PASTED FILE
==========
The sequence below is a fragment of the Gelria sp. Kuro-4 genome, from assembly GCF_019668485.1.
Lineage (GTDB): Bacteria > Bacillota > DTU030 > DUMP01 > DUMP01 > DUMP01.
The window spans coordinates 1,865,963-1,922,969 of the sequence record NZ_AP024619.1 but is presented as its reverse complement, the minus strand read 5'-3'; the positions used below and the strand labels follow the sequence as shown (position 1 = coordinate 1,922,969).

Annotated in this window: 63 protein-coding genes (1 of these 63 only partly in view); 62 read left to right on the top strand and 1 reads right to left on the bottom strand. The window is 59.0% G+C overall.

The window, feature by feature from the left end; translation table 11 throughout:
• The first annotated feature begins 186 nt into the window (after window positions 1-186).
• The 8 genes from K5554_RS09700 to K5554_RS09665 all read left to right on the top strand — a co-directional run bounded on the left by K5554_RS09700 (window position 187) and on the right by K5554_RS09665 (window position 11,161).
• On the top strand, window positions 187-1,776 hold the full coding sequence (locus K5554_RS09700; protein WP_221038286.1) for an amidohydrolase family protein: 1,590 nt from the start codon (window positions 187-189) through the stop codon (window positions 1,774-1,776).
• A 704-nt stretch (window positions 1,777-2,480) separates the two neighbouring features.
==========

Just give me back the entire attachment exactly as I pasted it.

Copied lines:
The sequence below is a fragment of the Gelria sp. Kuro-4 genome, from assembly GCF_019668485.1.
Lineage (GTDB): Bacteria > Bacillota > DTU030 > DUMP01 > DUMP01 > DUMP01.
The window spans coordinates 1,865,963-1,922,969 of the sequence record NZ_AP024619.1 but is presented as its reverse complement, the minus strand read 5'-3'; the positions used below and the strand labels follow the sequence as shown (position 1 = coordinate 1,922,969).

Annotated in this window: 63 protein-coding genes (1 of these 63 only partly in view); 62 read left to right on the top strand and 1 reads right to left on the bottom strand. The window is 59.0% G+C overall.

The window, feature by feature from the left end; translation table 11 throughout:
• The first annotated feature begins 186 nt into the window (after window positions 1-186).
• The 8 genes from K5554_RS09700 to K5554_RS09665 all read left to right on the top strand — a co-directional run bounded on the left by K5554_RS09700 (window position 187) and on the right by K5554_RS09665 (window position 11,161).
• On the top strand, window positions 187-1,776 hold the full coding sequence (locus K5554_RS09700; protein WP_221038286.1) for an amidohydrolase family protein: 1,590 nt from the start codon (window positions 187-189) through the stop codon (window positions 1,774-1,776).
• A 704-nt stretch (window positions 1,777-2,480) separates the two neighbouring features.